There are gender wars, and then there are casualties. It wasn’t until 2011 that the behemoth toymaker LEGO acknowledged girls’ desire to build with bricks, even though the company had long before made a seemingly effortless pivot to co-branding, video games, and major motion pictures. So it’s little wonder that girls face all-too-real obstacles when […]Read more
WYSIWYG user interfaces enable non-technical personnel to publish site content.
With a simple, web-based interface, project directors need not deal with complex, impenetrable code.
The design of the website may look wonderful, but the project director can’t effectively place or update online content.
A simple, web-based interface allows project directors and authors to post web content, even when they aren’t familiar with web design or code.
Most project managers and authors aren’t experts in the technical aspects of web site design. If they don’t have an interface that’s easy to use, they either have to go through a webmaster – which can be cost prohibitive – or try to place text within the source code, which can result in a disastrous alteration of a web page’s design.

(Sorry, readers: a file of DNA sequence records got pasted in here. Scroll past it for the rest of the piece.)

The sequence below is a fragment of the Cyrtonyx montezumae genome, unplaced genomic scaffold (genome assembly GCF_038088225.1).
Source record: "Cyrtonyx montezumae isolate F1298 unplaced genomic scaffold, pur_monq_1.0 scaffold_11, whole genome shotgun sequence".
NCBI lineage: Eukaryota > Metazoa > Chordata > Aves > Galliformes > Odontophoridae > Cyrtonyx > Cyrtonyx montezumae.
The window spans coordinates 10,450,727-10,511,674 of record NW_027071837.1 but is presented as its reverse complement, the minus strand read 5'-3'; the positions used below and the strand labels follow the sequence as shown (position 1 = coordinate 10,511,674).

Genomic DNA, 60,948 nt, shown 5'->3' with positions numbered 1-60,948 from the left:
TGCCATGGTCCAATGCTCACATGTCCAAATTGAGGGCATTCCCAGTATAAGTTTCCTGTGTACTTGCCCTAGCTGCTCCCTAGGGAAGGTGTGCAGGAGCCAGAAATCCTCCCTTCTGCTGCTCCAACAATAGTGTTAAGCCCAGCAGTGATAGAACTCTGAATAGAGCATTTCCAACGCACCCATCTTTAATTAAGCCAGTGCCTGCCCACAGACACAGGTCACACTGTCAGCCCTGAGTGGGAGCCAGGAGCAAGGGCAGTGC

Even when project staff members have a rudimentary knowledge of web-based code, they may not have access to the programs necessary to edit the code. Having a browser-based system to manage content that is easy to learn would empower authors to develop and update content themselves.
With content management software, staff can increase their efficiency by using WYSIWYG (What You See Is What You Get) editors or Microsoft Word to publish content to a website. Likewise, templates can be created to assist non-technical personnel in posting content.